§ 61.41, shall assign the average balance of Account 2410 to the categories/subcategories, as specified in

§§ 36.152(a) through (c), based on the relative percentage assignment of the average balance of Account

2410 to these categories/subcategories during the twelve month period ending December 31, 2000.

* * * * *

10. Amend Section 36.154 by revising paragraph (g) to read as follows:

§ 36.154 Exchange Line Cable and Wire Facilities (C&WF) - Category 1 – apportionment

procedures.

* * * * *

(g) Effective July 1, 2001, through June 30, 2017, all study areas shall apportion Subcategory 1.3

Exchange Line C&WF among the jurisdictions as specified in § 36.154(c). Direct assignment of

subcategory Categories 1.1 and 1.2 Exchange Line C&WF to the jurisdictions shall be updated annually

as specified in § 36.154(b).

* * * * *

11. Amend Section 36.155 by revising paragraph (b) to read as follows:

§ 36.155 Wideband and exchange trunk (C&WF) - Category 2 - apportionment procedures.

* * * * *

(b) Effective July 1, 2001, through June 30, 2017, all study areas shall apportion Category 2 Wideband

and exchange trunk C&WF among the jurisdictions using the relative number of minutes of use, as

specified in § 36.155(a), for the twelve-month period ending December 31, 2000. Direct assignment of

any Category 2 equipment to the jurisdictions shall be updated annually.

* * * * *

12. Amend Section 36.156 by revising paragraph (c) to read as follows:

§ 36.156 Interexchange Cable and Wire Facilities (C&WF) - Category 3 - apportionment

procedures.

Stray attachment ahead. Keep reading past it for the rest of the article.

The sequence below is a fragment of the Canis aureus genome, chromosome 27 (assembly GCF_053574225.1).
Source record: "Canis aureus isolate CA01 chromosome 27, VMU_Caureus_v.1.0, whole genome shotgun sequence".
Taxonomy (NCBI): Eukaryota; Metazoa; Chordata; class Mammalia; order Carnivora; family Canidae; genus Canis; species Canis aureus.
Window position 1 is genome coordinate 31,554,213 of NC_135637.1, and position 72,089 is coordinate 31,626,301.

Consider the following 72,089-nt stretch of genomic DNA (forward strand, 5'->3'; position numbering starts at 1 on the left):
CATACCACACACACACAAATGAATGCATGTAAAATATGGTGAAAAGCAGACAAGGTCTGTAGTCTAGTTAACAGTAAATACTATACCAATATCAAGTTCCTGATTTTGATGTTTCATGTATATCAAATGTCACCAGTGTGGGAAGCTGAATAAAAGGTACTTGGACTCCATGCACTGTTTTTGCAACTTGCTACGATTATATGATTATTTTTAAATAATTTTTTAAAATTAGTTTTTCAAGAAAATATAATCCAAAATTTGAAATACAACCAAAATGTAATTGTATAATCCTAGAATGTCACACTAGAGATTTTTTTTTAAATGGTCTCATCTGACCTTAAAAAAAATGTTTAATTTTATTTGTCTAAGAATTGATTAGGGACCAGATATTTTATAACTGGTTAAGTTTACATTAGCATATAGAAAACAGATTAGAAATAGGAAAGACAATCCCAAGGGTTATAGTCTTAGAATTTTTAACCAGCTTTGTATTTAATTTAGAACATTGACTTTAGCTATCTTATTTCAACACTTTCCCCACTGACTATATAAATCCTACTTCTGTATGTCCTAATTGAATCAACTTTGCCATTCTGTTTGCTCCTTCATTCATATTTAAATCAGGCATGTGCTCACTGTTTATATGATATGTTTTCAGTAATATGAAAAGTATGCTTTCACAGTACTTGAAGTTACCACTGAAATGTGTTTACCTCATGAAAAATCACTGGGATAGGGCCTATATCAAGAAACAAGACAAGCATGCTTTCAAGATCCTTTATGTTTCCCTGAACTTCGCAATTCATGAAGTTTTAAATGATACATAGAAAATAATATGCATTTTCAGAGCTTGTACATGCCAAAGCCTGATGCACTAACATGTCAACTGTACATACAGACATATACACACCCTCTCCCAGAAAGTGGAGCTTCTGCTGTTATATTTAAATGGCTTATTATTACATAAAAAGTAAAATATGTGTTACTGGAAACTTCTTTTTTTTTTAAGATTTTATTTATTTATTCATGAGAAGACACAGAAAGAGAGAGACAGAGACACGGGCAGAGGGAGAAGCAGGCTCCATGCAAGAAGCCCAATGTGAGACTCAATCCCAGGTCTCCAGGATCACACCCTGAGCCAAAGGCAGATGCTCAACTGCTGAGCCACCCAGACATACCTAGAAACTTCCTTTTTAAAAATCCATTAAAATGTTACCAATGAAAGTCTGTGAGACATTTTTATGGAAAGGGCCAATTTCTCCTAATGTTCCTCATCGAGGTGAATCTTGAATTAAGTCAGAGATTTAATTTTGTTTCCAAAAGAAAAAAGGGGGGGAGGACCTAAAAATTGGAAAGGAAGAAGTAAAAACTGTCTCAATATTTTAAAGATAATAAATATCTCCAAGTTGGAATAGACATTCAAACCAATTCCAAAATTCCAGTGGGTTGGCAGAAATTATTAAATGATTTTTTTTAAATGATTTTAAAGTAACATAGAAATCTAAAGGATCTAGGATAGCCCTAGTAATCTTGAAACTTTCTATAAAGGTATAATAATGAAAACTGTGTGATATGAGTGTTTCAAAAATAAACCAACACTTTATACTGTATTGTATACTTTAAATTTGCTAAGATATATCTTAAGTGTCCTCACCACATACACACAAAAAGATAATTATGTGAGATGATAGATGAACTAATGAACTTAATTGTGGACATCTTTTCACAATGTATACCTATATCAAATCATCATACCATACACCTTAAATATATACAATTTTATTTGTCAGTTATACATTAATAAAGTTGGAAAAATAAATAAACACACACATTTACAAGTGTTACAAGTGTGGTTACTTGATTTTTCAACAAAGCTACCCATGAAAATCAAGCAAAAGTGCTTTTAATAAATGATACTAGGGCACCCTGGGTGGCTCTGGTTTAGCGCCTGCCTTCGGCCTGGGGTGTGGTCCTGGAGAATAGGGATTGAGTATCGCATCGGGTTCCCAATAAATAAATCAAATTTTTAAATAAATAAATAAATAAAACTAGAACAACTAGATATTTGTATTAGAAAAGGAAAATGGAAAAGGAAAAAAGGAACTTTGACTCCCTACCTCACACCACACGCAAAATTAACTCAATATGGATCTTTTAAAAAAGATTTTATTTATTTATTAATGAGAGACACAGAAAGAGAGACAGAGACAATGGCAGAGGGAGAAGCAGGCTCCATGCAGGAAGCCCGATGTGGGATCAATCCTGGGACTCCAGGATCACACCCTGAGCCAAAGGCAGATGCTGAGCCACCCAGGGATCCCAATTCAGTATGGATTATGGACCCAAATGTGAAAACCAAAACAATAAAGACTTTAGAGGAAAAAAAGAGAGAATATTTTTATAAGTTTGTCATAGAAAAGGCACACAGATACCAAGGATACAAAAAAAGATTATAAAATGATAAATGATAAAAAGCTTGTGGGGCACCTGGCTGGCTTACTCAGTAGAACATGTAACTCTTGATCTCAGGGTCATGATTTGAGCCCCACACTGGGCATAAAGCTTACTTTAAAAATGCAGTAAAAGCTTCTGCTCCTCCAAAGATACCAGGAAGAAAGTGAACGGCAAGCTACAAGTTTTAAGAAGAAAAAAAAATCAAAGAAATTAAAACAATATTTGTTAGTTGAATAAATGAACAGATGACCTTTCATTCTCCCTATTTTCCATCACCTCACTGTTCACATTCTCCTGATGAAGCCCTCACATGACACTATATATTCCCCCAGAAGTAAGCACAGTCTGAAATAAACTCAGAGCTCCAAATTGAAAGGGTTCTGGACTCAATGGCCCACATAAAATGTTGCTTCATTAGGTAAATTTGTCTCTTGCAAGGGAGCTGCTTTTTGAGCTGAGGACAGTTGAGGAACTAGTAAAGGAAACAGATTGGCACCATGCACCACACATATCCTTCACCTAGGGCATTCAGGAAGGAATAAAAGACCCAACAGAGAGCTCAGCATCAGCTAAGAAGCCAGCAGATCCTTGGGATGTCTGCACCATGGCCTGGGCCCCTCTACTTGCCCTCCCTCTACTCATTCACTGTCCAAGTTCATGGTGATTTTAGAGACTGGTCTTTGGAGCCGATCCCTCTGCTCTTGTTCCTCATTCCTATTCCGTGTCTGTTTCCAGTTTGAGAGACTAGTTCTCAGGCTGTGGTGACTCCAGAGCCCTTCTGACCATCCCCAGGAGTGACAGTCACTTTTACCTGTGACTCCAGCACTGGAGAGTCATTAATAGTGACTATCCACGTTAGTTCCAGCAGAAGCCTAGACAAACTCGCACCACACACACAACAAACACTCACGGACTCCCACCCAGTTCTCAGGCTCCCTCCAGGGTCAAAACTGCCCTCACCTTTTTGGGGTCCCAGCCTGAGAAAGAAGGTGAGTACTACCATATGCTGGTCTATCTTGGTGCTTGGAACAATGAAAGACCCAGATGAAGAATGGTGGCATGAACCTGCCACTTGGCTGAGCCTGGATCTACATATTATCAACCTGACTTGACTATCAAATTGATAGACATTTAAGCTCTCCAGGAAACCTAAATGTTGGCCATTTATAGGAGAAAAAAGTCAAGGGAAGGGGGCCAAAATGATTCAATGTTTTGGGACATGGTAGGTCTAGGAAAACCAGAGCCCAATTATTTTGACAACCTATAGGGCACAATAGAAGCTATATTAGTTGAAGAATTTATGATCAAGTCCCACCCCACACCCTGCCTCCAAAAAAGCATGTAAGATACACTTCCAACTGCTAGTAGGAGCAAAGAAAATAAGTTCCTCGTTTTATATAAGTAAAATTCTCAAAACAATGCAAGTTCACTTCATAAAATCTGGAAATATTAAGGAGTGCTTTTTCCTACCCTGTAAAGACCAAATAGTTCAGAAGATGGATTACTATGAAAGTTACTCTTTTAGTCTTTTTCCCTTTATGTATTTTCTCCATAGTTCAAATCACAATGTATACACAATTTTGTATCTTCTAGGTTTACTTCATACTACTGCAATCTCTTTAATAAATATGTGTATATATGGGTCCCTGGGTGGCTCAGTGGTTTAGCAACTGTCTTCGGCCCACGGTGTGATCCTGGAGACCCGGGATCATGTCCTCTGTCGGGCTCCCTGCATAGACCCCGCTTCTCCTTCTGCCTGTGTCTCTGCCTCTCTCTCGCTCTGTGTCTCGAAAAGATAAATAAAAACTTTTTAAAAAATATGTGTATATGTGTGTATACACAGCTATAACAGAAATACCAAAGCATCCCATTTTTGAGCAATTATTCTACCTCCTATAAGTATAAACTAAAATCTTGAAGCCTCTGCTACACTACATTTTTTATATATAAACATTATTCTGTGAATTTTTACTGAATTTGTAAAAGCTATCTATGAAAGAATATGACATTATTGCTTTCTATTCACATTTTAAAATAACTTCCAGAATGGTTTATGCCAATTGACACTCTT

* * * * *

(c) Effective July 1, 2001, through June 30, 2017, all study areas shall directly assign Category 3

Interexchange Cable and Wire Facilities C&WF where feasible. All study areas shall apportion the non-

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directly assigned costs in Category 3 equipment to the jurisdictions using the relative use measurements,

as specified in § 36.156(b), during the twelve-month period ending December 31, 2000.

* * * * *

13. Amend Section 36.157 by revising paragraph (b) to read as follows:

§ 36.157 Host/remote message Cable and Wire Facilities (C&WF) - Category 4 - apportionment

procedures.

* * * * *

(b) Effective July 1, 2001, through June 30, 2017, all study areas shall apportion Category 4 Host/Remote

message Cable and Wire Facilities C&WF among the jurisdictions using the relative number of study area

minutes-of-use kilometers applicable to such facilities, as specified in § 36.157(a)(1), for the twelve

month period ending December 31, 2000. Direct assignment of any Category 4 equipment to the